An Invention Using Legos Could Bode Well for Tesla's Future

A 20-year old Romanian named Raul Oaida recently caught my attention by posting a YouTube video of a life-size car he made out of more than 500,000 Lego pieces. Here's the real kicker though, the car was powered by a compressed air powered engine. I've been discussing compressing air for battery storage (see recent podcast) and believe the Lego story could be indicative of more effective battery solutions which can be used by both automakers and even utility players looking to store more power.

Nissan (NASDAQOTH: NSANY  ) has been using air-cooled batteries in the all-electric Leaf sedan, but there have been reports that use in hot or cold climates may degrade battery capacity. Tesla Motors (NASDAQ: TSLA  ) , which uses liquid-cooled batteries in the Model S and has publicly called the Leaf battery "primitive", was granted a patent thus summer which suggests the automaker may be bringing metal-air battery technology to future vehicles in order to significantly boost range even further. Since Tesla can't rely on Panasonic alone for batteries, the Lego car shows that innovation is possible and that's really the bet when it comes to investing in all electric vehicles. 

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  • Report this Comment On January 01, 2014, at 9:56 PM, dannystrong wrote:

    Apparently the word is out at the Fool: every story must have a positive spin for Fool darling Tesla.

    … and by the way, supposed top speed on that lego car (which it has never reached) is 15mph. At that speed, the 256 (yes, 256) lego pistons are in serious danger of destroying themselves. Or if hitting a bump -- any bump. But, it is a useful vehicle -- for a positive mention of Tesla.

  • Report this Comment On January 02, 2014, at 10:42 AM, hunter3203 wrote:

    Exactly how does a compressed air engine signal something new for battery technology? Batteries aren't the only way to store energy of course. Flywheels, hydraulic and air tanks can also store energy. A hydraulic hybrid is already in testing for large trucks like garbage trucks, etc. It works but it's quite loud. Not a problem on a truck but not really practical for a passenger car.

  • Report this Comment On January 02, 2014, at 11:12 AM, 11x wrote:

    OK, you got me, I clicked on the article because of the grabby headline to read about a lego car that has absolutely nothing to do with Tesla motors or batteries. I'm sure the CEO of Tesla is calling that lego car builder right now to see how much he wants for his patents.

  • Report this Comment On January 02, 2014, at 11:38 AM, DRayZ wrote:

    Until the basic problem with electric cars is solved, they will remain a niche product. How do we produce the electric power necessary to charge energy storage devices (notice I did not say batteries) without creating more environmental pollution?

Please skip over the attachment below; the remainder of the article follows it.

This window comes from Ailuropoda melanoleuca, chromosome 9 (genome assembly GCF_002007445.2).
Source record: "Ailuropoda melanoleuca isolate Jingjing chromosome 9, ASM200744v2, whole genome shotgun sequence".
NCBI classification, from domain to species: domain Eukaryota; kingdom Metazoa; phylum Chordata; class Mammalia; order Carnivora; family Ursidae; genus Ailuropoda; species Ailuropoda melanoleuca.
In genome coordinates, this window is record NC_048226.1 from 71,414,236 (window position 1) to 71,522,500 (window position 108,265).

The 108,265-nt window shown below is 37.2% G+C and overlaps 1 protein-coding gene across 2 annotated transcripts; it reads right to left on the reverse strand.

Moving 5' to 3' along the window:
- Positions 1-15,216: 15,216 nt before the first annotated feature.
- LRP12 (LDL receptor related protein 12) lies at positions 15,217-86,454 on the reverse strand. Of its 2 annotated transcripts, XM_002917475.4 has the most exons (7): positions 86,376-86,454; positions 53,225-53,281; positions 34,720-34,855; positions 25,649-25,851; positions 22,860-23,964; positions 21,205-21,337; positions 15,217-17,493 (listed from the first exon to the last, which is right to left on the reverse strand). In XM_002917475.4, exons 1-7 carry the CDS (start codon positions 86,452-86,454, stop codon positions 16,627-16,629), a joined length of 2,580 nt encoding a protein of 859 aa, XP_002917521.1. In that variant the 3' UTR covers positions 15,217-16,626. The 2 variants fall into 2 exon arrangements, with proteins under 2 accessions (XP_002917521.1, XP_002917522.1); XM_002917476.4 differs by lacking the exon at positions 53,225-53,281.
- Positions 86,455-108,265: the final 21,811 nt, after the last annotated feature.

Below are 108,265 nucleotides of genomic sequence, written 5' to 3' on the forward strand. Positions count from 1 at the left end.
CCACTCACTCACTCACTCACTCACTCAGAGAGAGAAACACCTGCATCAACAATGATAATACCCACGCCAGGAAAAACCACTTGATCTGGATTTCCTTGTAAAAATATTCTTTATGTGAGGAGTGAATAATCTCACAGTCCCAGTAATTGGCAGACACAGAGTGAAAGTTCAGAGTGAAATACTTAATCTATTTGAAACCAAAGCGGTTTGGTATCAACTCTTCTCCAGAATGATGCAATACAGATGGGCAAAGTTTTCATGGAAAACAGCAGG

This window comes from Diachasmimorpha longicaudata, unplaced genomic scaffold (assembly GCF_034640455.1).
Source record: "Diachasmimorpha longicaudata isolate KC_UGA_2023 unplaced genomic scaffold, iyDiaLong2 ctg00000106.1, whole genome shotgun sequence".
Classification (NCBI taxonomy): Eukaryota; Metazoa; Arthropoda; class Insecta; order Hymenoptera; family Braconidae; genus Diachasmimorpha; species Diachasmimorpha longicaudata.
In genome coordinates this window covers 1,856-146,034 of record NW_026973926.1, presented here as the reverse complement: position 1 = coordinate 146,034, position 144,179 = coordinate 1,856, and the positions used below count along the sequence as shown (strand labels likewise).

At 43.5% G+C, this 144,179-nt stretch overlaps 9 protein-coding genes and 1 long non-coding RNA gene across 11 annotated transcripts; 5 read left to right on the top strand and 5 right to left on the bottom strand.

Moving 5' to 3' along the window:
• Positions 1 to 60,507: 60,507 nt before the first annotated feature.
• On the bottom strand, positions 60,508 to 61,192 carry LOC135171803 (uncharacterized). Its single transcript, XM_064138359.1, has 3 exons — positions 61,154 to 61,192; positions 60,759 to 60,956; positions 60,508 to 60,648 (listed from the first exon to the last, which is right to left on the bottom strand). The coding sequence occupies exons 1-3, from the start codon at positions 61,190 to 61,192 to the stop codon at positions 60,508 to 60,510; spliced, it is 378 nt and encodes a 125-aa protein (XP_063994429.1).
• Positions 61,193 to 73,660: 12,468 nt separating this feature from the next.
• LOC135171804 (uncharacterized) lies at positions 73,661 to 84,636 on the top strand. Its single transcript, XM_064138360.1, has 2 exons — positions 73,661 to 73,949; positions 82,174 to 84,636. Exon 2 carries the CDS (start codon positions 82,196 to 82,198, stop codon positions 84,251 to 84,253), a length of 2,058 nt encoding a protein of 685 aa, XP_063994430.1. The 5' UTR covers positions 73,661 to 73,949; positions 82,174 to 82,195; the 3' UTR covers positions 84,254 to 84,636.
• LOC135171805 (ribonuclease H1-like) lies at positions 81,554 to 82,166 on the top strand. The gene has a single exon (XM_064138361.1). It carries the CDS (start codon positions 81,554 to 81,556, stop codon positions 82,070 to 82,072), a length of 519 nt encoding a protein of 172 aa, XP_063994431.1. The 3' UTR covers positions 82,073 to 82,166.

• Report this Comment On January 02, 2014, at 12:47 PM, JRP3 wrote:

    The author clearly has no idea that the technologies he is discussing have no relation. Compressed air storage, Nissan's air cooled battery, and metal air batteries, are in no way connected, even though they have "air" in their description. One of the most ridiculous pieces I've ever seen.

  • Report this Comment On January 02, 2014, at 12:48 PM, JRP3 wrote:

    DRaZ,

    It's called solar, hydro, wind, tidal, geothermal and Liquid Thorium reactors. I just gave you 6 different ways.

  • Report this Comment On January 02, 2014, at 4:12 PM, EdwardInFlorida wrote:

    I too must admit that I am somewhat confused as well regarding the title of the article with the actual contents. They don't seem to match much at all if you know what I mean.

    In regards to the patents that Tesla has been filing lately, it seems that the new "metal air" batteries are going to be coming towards fruition sometime in the next few years.

    Elon has hinted that a 500 mile range per charge Model S is a possibility but this is something that they are keeping "under their hats" for the time being, and for good reasons.

    Non the less, the future for electric cars is going to get much brighter from now on.

  • Report this Comment On January 02, 2014, at 4:22 PM, Mausser wrote:

    How would you create more pollution using electric cars when it would greatly decrease use of gasoline? Also, when electric car owners would charge their car at home, they will notice an increase in the utilty bill which will make them turn off all lights, devices, appliances that are not needed to be used. The important thing is that our demand for foreign oil would decrease!

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